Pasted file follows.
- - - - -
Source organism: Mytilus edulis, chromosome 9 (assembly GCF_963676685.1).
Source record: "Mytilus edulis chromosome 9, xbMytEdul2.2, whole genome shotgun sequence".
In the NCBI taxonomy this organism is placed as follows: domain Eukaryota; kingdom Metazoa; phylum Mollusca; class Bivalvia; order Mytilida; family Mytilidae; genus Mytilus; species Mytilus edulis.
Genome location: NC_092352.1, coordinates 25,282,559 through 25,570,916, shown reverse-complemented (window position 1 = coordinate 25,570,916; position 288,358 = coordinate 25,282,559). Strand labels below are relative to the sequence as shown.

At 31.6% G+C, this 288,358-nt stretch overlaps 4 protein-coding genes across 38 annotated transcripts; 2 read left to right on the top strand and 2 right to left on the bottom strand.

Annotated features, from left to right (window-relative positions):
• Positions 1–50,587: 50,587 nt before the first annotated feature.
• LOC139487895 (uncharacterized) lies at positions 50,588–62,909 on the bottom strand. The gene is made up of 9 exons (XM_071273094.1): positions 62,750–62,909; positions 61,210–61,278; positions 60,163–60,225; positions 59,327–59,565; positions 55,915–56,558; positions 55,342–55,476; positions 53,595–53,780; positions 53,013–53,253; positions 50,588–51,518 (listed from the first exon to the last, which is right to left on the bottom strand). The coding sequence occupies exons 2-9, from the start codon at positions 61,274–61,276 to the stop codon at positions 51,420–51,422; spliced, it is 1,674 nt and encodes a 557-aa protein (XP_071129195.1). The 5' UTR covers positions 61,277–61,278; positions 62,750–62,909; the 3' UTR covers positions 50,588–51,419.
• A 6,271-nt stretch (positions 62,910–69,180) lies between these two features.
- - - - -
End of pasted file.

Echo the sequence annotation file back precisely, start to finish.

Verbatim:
Source organism: Mytilus edulis, chromosome 9 (assembly GCF_963676685.1).
Source record: "Mytilus edulis chromosome 9, xbMytEdul2.2, whole genome shotgun sequence".
In the NCBI taxonomy this organism is placed as follows: domain Eukaryota; kingdom Metazoa; phylum Mollusca; class Bivalvia; order Mytilida; family Mytilidae; genus Mytilus; species Mytilus edulis.
Genome location: NC_092352.1, coordinates 25,282,559 through 25,570,916, shown reverse-complemented (window position 1 = coordinate 25,570,916; position 288,358 = coordinate 25,282,559). Strand labels below are relative to the sequence as shown.

At 31.6% G+C, this 288,358-nt stretch overlaps 4 protein-coding genes across 38 annotated transcripts; 2 read left to right on the top strand and 2 right to left on the bottom strand.

Annotated features, from left to right (window-relative positions):
• Positions 1–50,587: 50,587 nt before the first annotated feature.
• LOC139487895 (uncharacterized) lies at positions 50,588–62,909 on the bottom strand. The gene is made up of 9 exons (XM_071273094.1): positions 62,750–62,909; positions 61,210–61,278; positions 60,163–60,225; positions 59,327–59,565; positions 55,915–56,558; positions 55,342–55,476; positions 53,595–53,780; positions 53,013–53,253; positions 50,588–51,518 (listed from the first exon to the last, which is right to left on the bottom strand). The coding sequence occupies exons 2-9, from the start codon at positions 61,274–61,276 to the stop codon at positions 51,420–51,422; spliced, it is 1,674 nt and encodes a 557-aa protein (XP_071129195.1). The 5' UTR covers positions 61,277–61,278; positions 62,750–62,909; the 3' UTR covers positions 50,588–51,419.
• A 6,271-nt stretch (positions 62,910–69,180) lies between these two features.